The Florida Senate passes the immigration law against sanctuary cities


One inhabitant out of five in this state is an immigrant. Most come from Spanish-speaking countries like Cuba, Venezuela, Mexico or Peru; there are also those of the French-speaking and Anglo-Saxon Caribbean, Haiti, Barbados, Trinidad and Tobago.

But they all have something in common: a lot to lose with the new legislation, which is very close to the anti-immigration policy of President Donald Trump, ratified by the State Congress on Friday.

We refer, of course, to the state of Florida. One of the most hard-fought battlefields in any presidential election, where the votes that the state sends to the electoral college often end up tilting the balance towards one side or the other.

The approved projects, SB-168 and HB-527, require that all state agencies, municipal governments and police offices not only comply with federal immigration law, but also cooperate with federal agencies such as the Immigration Service and naturalization. Customs (ICE) to stop and deport immigrants.

In the recent past, it was the Republican Party that dominated politics both at the state level and in the presidential elections. And it was the party's president, Joe Gruters, who pushed the law.

But until now The Republicans of Florida had always been concerned about not alienating immigrants.

In 2014, the legislators of this party voted in favor of undocumented youth who receive funds to attend public universities. A year earlier, according to the newspaper The New York Times, they passed a law so that the undocumented could obtain driving licenses, even if the Governor in turn ended up vetoing it.

Trump's arrival to power, however, marks a new phase in the Republican Party, much less favorable to immigration, even in states like Florida.

In Miami, the most densely populated city in Florida, the number of immigrant arrests by agents of the Immigration and Customs Enforcement (ICE) grew by 76% in the last fiscal year (between October 2016 and September 2017)), the biggest increase since Trump's arrival at the White House.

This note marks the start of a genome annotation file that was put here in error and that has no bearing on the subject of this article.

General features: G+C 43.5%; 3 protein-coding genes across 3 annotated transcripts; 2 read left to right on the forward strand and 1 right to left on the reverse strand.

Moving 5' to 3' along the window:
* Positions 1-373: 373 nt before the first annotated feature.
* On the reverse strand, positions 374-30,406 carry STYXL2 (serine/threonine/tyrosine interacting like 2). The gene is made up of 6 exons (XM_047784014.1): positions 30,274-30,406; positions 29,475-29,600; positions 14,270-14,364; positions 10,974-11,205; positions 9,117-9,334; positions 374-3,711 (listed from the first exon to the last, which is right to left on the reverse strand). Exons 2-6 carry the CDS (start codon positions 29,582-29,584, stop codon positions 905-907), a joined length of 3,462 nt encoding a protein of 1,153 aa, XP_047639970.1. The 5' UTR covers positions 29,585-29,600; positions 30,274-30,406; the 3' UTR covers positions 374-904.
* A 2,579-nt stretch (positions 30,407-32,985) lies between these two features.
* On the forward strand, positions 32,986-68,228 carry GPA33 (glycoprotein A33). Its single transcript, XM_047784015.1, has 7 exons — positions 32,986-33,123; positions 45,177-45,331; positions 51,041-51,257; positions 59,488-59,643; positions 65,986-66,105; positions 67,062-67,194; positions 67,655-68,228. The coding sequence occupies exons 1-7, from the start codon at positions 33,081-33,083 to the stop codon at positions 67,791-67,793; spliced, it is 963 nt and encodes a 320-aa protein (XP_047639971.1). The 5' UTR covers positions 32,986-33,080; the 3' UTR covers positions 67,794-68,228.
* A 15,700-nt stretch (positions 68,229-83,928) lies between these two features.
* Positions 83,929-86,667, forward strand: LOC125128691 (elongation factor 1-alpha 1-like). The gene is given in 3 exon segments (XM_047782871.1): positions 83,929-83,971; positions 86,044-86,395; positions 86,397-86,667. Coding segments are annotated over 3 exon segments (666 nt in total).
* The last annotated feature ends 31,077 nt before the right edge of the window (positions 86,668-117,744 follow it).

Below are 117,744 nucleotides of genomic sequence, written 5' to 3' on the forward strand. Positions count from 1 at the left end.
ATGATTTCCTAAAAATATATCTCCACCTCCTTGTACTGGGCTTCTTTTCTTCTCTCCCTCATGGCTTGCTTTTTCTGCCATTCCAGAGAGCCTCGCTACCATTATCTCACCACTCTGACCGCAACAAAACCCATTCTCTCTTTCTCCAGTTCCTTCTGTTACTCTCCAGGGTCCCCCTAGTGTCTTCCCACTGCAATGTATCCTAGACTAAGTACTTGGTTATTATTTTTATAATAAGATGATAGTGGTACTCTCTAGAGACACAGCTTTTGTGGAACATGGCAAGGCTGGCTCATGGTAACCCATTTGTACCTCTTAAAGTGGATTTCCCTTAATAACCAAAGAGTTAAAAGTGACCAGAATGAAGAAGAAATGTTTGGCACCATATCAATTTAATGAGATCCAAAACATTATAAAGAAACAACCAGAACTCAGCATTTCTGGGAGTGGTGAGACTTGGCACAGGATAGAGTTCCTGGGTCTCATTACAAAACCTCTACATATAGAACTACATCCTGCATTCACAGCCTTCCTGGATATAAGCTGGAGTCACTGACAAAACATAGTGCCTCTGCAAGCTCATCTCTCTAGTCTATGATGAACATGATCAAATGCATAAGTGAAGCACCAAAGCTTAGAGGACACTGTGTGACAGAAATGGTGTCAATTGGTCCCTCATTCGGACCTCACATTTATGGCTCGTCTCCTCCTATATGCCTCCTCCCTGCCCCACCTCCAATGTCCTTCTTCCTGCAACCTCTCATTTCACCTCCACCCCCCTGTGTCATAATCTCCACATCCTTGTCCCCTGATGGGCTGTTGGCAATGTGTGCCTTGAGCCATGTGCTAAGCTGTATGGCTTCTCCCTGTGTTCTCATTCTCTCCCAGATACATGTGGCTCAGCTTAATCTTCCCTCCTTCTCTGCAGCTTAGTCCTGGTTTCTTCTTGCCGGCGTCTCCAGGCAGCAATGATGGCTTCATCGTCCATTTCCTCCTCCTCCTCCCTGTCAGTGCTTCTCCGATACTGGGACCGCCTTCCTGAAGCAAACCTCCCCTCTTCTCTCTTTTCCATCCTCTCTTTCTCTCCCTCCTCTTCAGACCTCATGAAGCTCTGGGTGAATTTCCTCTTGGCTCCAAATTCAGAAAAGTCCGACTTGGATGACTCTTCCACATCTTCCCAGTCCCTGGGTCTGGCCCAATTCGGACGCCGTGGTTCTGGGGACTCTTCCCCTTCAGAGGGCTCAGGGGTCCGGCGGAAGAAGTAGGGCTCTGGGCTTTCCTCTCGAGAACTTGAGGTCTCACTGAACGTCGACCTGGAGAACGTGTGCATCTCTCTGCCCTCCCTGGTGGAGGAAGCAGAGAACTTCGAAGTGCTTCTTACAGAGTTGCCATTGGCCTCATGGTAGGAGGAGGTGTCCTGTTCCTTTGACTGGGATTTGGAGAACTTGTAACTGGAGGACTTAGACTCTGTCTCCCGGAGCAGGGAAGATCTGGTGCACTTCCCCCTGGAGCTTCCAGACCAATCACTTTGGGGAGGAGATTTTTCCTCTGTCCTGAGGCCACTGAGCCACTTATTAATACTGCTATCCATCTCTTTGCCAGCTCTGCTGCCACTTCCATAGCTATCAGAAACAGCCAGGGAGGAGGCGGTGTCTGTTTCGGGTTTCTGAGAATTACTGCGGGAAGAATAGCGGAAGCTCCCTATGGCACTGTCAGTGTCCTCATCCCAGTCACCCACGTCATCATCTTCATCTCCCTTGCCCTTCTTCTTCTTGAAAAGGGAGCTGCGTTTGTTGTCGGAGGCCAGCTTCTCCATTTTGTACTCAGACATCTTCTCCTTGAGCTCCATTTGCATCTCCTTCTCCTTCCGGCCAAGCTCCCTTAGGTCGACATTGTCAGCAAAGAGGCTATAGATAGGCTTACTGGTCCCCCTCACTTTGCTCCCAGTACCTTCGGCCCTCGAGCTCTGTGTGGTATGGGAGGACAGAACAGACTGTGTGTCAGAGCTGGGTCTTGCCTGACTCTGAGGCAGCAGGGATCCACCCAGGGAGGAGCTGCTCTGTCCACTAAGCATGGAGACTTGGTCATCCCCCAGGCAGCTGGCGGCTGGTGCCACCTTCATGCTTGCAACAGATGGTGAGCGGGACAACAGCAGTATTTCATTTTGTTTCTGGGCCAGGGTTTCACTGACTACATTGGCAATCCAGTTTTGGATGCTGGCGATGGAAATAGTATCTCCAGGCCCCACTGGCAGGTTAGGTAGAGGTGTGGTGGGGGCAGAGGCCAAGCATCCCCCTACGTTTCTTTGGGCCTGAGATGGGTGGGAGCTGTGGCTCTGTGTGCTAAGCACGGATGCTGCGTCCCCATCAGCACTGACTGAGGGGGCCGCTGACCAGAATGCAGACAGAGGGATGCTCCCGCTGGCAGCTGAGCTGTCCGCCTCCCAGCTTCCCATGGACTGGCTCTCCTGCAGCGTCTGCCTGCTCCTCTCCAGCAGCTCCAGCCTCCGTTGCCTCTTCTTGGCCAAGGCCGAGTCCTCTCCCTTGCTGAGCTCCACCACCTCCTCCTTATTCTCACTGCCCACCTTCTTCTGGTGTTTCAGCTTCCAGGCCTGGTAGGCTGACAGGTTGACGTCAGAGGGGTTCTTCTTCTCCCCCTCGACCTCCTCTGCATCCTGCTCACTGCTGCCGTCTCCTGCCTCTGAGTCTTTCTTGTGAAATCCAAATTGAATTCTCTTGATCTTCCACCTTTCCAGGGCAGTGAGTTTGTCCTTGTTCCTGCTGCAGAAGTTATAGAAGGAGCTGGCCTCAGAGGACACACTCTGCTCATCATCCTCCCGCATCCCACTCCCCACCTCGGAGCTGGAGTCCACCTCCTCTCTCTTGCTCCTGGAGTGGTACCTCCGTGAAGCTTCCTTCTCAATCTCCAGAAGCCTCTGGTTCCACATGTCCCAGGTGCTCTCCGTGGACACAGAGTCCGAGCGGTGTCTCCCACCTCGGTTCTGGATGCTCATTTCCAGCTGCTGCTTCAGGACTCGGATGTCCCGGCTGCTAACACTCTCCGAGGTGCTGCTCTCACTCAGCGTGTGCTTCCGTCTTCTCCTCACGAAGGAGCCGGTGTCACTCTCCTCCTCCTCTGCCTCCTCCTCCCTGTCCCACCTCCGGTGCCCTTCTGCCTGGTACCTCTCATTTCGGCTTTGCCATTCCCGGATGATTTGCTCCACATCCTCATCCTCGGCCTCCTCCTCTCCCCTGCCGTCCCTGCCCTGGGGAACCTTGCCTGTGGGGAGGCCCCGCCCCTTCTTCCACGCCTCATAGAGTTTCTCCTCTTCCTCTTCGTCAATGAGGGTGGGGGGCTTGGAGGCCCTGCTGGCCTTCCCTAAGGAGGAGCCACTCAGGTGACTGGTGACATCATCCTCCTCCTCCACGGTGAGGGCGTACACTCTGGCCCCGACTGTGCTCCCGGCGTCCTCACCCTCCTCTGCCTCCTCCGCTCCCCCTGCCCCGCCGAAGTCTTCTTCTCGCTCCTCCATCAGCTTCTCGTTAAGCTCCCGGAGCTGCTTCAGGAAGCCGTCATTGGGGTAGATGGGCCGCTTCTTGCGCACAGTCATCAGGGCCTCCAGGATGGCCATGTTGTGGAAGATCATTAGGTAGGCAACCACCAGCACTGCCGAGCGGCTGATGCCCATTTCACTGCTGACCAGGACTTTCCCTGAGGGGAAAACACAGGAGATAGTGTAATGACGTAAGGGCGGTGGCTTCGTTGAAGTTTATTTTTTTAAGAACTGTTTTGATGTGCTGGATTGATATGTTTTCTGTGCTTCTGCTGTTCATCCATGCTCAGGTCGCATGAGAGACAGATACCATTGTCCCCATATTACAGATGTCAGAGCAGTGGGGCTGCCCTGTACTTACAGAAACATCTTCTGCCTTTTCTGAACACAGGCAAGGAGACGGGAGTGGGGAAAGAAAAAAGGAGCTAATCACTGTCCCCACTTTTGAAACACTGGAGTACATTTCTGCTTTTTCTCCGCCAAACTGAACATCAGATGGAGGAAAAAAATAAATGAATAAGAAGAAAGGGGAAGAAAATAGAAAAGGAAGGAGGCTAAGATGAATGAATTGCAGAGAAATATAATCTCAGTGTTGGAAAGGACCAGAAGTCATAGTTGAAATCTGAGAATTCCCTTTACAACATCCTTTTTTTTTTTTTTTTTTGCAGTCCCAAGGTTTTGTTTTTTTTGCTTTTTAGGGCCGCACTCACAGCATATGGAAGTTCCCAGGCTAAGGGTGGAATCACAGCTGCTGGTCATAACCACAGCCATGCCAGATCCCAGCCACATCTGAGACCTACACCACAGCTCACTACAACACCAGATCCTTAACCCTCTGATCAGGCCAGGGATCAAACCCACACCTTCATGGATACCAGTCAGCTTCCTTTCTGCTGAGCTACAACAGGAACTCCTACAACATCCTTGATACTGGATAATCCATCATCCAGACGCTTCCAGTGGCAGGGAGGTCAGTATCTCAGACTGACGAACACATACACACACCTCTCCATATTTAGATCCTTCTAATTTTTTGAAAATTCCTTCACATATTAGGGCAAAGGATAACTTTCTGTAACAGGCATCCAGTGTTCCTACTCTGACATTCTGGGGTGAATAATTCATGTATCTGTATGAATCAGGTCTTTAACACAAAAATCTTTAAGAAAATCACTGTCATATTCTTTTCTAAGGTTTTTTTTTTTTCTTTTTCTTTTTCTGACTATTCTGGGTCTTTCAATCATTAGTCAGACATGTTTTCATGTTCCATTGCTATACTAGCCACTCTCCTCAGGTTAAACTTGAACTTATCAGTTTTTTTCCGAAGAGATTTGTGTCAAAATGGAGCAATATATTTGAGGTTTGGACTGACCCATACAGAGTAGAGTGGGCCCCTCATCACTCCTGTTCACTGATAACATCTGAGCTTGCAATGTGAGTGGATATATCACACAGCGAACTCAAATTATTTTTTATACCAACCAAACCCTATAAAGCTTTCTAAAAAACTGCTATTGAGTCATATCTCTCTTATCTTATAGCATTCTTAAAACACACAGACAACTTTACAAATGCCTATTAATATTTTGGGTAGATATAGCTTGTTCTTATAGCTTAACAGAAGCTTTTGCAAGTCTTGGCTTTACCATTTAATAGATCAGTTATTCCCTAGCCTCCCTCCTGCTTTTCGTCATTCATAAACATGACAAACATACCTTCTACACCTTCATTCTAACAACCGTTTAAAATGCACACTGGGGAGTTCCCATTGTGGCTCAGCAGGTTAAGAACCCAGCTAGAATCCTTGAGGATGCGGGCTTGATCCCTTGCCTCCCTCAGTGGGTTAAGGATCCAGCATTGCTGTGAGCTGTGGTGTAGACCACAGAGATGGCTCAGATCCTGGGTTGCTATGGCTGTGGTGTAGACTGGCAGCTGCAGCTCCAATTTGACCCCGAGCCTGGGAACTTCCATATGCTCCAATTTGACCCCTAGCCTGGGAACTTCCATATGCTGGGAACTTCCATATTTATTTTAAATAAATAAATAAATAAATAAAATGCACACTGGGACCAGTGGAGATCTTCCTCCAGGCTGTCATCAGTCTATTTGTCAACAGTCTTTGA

The new legislation also requires "the repeal of sanctuary policies" and prohibits elected officials from approving refuge policies that hinder cooperation with federal immigration authorities.

With the controversial "inmates" of the Immigration and Customs Enforcement Service (ICE), this agency expects that the local police hold undocumented people which they usually are Arrested for minor offenses for longer than the time established by law, without the order of a judge, and for the purpose of his deportation.

Although in recent years similar initiatives have been presented in the Florida Legislature, which has a Republican majority, it is the first time that it has obtained approval.

On Wednesday, after days of heated debates, the House of Representatives gave the green light to the controversial law. Now, The only thing missing to take effect is the governor's signature, Republican Ron DeSantis, who spoke out in favor.

The Democratic Party and civil organizations protested against the measure.

"The approval of this bill in the Senate is a betrayal of immigrant communities in Florida and will have serious economic consequences in the future," said representative Luisana Perez.

"It is an attack on immigrants who have had to flee from countries like Venezuela and Cubaand seeks refuge in our state, "added Perez.

The Democrats have predicted that the law will negatively affect the state's economy. For much of the agricultural and tourism industry they depend on foreign labor.

In mid-February of this year, about fifteen organizations that defend immigrant rights have issued a travel advisory for all undocumented people in the country who intend to visit Florida.

"Traveling in all areas of the state of Florida should be done with extreme caution, as it can be extremely inconvenient and / or dangerous for non-whites, people who speak with an accent or who suffer from any verbal discomfort, and travelers international ", says the warning.


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